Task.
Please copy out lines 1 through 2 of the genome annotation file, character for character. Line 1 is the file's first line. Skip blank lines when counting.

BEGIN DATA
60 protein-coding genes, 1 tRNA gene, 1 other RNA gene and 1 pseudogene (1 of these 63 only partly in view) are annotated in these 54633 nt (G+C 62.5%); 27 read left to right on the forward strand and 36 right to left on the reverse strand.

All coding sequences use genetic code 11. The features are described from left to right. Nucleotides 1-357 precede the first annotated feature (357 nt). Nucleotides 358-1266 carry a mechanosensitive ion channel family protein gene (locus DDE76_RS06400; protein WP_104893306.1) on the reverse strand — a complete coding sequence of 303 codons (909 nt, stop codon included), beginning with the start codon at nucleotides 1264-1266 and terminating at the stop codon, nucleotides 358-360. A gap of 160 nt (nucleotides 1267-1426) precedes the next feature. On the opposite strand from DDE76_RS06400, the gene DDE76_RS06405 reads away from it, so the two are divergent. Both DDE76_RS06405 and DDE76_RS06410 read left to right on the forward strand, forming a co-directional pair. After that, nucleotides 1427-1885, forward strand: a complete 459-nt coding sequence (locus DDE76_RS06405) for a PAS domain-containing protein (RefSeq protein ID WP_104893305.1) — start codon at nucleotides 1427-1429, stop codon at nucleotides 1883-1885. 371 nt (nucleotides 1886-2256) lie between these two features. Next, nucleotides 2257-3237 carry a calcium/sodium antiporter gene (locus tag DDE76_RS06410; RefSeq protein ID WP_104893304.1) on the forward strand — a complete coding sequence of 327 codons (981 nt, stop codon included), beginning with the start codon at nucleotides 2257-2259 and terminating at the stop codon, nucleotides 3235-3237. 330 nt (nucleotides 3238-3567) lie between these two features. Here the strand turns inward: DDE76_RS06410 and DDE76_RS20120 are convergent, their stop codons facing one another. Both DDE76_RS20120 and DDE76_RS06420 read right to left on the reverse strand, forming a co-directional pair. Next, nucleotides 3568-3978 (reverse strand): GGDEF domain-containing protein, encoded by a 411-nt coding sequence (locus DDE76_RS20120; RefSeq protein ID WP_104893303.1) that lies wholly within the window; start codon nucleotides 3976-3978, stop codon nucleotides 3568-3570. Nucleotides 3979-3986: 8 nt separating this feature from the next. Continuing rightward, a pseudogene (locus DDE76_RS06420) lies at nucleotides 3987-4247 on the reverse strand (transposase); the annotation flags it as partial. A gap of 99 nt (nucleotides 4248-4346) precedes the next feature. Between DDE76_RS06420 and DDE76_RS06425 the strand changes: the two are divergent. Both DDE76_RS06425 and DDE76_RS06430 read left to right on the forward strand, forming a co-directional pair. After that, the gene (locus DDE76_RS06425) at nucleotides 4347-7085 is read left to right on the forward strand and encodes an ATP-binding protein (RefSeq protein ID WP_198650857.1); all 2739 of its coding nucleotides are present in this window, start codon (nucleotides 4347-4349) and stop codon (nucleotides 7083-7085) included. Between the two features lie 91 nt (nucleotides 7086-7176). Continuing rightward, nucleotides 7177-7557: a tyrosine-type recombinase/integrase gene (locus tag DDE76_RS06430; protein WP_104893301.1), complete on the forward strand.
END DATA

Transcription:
60 protein-coding genes, 1 tRNA gene, 1 other RNA gene and 1 pseudogene (1 of these 63 only partly in view) are annotated in these 54633 nt (G+C 62.5%); 27 read left to right on the forward strand and 36 right to left on the reverse strand.

All coding sequences use genetic code 11. The features are described from left to right. Nucleotides 1-357 precede the first annotated feature (357 nt). Nucleotides 358-1266 carry a mechanosensitive ion channel family protein gene (locus DDE76_RS06400; protein WP_104893306.1) on the reverse strand — a complete coding sequence of 303 codons (909 nt, stop codon included), beginning with the start codon at nucleotides 1264-1266 and terminating at the stop codon, nucleotides 358-360. A gap of 160 nt (nucleotides 1267-1426) precedes the next feature. On the opposite strand from DDE76_RS06400, the gene DDE76_RS06405 reads away from it, so the two are divergent. Both DDE76_RS06405 and DDE76_RS06410 read left to right on the forward strand, forming a co-directional pair. After that, nucleotides 1427-1885, forward strand: a complete 459-nt coding sequence (locus DDE76_RS06405) for a PAS domain-containing protein (RefSeq protein ID WP_104893305.1) — start codon at nucleotides 1427-1429, stop codon at nucleotides 1883-1885. 371 nt (nucleotides 1886-2256) lie between these two features. Next, nucleotides 2257-3237 carry a calcium/sodium antiporter gene (locus tag DDE76_RS06410; RefSeq protein ID WP_104893304.1) on the forward strand — a complete coding sequence of 327 codons (981 nt, stop codon included), beginning with the start codon at nucleotides 2257-2259 and terminating at the stop codon, nucleotides 3235-3237. 330 nt (nucleotides 3238-3567) lie between these two features. Here the strand turns inward: DDE76_RS06410 and DDE76_RS20120 are convergent, their stop codons facing one another. Both DDE76_RS20120 and DDE76_RS06420 read right to left on the reverse strand, forming a co-directional pair. Next, nucleotides 3568-3978 (reverse strand): GGDEF domain-containing protein, encoded by a 411-nt coding sequence (locus DDE76_RS20120; RefSeq protein ID WP_104893303.1) that lies wholly within the window; start codon nucleotides 3976-3978, stop codon nucleotides 3568-3570. Nucleotides 3979-3986: 8 nt separating this feature from the next. Continuing rightward, a pseudogene (locus DDE76_RS06420) lies at nucleotides 3987-4247 on the reverse strand (transposase); the annotation flags it as partial. A gap of 99 nt (nucleotides 4248-4346) precedes the next feature. Between DDE76_RS06420 and DDE76_RS06425 the strand changes: the two are divergent. Both DDE76_RS06425 and DDE76_RS06430 read left to right on the forward strand, forming a co-directional pair. After that, the gene (locus DDE76_RS06425) at nucleotides 4347-7085 is read left to right on the forward strand and encodes an ATP-binding protein (RefSeq protein ID WP_198650857.1); all 2739 of its coding nucleotides are present in this window, start codon (nucleotides 4347-4349) and stop codon (nucleotides 7083-7085) included. Between the two features lie 91 nt (nucleotides 7086-7176). Continuing rightward, nucleotides 7177-7557: a tyrosine-type recombinase/integrase gene (locus tag DDE76_RS06430; protein WP_104893301.1), complete on the forward strand.